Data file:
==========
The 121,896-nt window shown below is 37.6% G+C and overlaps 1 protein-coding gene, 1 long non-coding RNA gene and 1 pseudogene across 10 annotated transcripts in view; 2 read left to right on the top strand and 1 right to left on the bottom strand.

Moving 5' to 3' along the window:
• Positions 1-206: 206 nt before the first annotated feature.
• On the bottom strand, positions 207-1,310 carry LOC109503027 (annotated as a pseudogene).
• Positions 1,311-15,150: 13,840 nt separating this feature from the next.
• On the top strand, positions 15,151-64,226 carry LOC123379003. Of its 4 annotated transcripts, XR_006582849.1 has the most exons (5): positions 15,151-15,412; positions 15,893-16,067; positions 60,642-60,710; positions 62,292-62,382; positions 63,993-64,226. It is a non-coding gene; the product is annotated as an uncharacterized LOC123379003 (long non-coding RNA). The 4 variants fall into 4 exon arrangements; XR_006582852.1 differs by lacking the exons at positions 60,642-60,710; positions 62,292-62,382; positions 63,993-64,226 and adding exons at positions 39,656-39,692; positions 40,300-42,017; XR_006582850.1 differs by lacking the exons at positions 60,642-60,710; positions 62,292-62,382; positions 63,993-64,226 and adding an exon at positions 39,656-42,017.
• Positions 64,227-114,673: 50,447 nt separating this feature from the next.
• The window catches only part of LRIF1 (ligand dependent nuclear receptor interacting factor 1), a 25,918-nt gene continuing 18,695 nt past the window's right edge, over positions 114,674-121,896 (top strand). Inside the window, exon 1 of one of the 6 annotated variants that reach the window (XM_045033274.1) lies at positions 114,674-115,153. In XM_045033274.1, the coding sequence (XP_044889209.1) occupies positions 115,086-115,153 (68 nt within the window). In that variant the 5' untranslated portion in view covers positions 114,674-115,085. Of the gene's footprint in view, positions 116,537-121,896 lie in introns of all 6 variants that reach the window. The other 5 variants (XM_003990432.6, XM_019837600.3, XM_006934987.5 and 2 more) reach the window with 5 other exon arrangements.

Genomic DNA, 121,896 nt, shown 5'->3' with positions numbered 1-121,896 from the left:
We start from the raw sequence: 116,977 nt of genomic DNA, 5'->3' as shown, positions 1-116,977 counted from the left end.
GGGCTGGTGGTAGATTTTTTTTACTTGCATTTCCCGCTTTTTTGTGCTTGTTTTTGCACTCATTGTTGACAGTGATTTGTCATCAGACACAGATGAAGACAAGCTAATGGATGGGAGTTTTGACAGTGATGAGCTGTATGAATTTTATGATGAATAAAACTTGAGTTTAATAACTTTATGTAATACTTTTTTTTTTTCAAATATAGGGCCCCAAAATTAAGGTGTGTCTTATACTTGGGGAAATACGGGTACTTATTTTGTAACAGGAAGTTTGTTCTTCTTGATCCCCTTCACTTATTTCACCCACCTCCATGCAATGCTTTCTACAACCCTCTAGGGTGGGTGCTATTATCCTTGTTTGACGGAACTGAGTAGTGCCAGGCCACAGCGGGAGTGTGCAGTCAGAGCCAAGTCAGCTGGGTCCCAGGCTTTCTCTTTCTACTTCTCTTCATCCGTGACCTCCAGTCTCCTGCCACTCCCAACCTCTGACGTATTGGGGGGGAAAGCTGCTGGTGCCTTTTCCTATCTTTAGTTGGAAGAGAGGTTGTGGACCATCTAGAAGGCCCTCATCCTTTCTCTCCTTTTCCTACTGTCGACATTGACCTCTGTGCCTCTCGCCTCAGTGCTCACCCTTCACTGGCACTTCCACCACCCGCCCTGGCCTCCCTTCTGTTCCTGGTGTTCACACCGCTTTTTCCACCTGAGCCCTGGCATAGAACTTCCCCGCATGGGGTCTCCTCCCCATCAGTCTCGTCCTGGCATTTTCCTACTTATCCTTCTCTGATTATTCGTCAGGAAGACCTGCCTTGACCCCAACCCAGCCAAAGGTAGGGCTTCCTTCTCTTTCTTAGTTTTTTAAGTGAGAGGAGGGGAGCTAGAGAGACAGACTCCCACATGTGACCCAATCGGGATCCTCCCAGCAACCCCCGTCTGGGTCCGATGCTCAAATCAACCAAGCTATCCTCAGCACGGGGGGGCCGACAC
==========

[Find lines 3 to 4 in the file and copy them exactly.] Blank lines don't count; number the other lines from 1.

• Positions 1-206: 206 nt before the first annotated feature.
• On the bottom strand, positions 207-1,310 carry LOC109503027 (annotated as a pseudogene).